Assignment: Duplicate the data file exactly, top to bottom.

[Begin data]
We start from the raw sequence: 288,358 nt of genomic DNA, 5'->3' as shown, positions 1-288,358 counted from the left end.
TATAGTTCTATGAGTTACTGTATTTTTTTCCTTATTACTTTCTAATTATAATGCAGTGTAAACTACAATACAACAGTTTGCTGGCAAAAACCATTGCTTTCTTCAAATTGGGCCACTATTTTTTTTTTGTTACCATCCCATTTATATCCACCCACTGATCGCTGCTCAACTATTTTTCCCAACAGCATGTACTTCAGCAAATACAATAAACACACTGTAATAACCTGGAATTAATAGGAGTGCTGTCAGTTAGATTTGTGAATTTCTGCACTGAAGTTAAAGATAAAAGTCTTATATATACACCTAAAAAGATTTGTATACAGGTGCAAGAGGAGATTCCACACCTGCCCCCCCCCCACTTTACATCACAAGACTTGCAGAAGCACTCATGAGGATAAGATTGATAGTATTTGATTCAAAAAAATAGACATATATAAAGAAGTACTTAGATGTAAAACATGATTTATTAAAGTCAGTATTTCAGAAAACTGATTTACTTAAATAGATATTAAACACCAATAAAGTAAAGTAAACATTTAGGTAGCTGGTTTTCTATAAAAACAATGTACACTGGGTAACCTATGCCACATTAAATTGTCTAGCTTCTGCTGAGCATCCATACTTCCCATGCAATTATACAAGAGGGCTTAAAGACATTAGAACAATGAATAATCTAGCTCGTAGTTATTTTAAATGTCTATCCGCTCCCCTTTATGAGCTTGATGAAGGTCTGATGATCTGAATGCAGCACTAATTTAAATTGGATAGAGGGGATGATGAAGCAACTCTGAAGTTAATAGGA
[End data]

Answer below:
We start from the raw sequence: 288,358 nt of genomic DNA, 5'->3' as shown, positions 1-288,358 counted from the left end.
TATAGTTCTATGAGTTACTGTATTTTTTTCCTTATTACTTTCTAATTATAATGCAGTGTAAACTACAATACAACAGTTTGCTGGCAAAAACCATTGCTTTCTTCAAATTGGGCCACTATTTTTTTTTTGTTACCATCCCATTTATATCCACCCACTGATCGCTGCTCAACTATTTTTCCCAACAGCATGTACTTCAGCAAATACAATAAACACACTGTAATAACCTGGAATTAATAGGAGTGCTGTCAGTTAGATTTGTGAATTTCTGCACTGAAGTTAAAGATAAAAGTCTTATATATACACCTAAAAAGATTTGTATACAGGTGCAAGAGGAGATTCCACACCTGCCCCCCCCCCACTTTACATCACAAGACTTGCAGAAGCACTCATGAGGATAAGATTGATAGTATTTGATTCAAAAAAATAGACATATATAAAGAAGTACTTAGATGTAAAACATGATTTATTAAAGTCAGTATTTCAGAAAACTGATTTACTTAAATAGATATTAAACACCAATAAAGTAAAGTAAACATTTAGGTAGCTGGTTTTCTATAAAAACAATGTACACTGGGTAACCTATGCCACATTAAATTGTCTAGCTTCTGCTGAGCATCCATACTTCCCATGCAATTATACAAGAGGGCTTAAAGACATTAGAACAATGAATAATCTAGCTCGTAGTTATTTTAAATGTCTATCCGCTCCCCTTTATGAGCTTGATGAAGGTCTGATGATCTGAATGCAGCACTAATTTAAATTGGATAGAGGGGATGATGAAGCAACTCTGAAGTTAATAGGA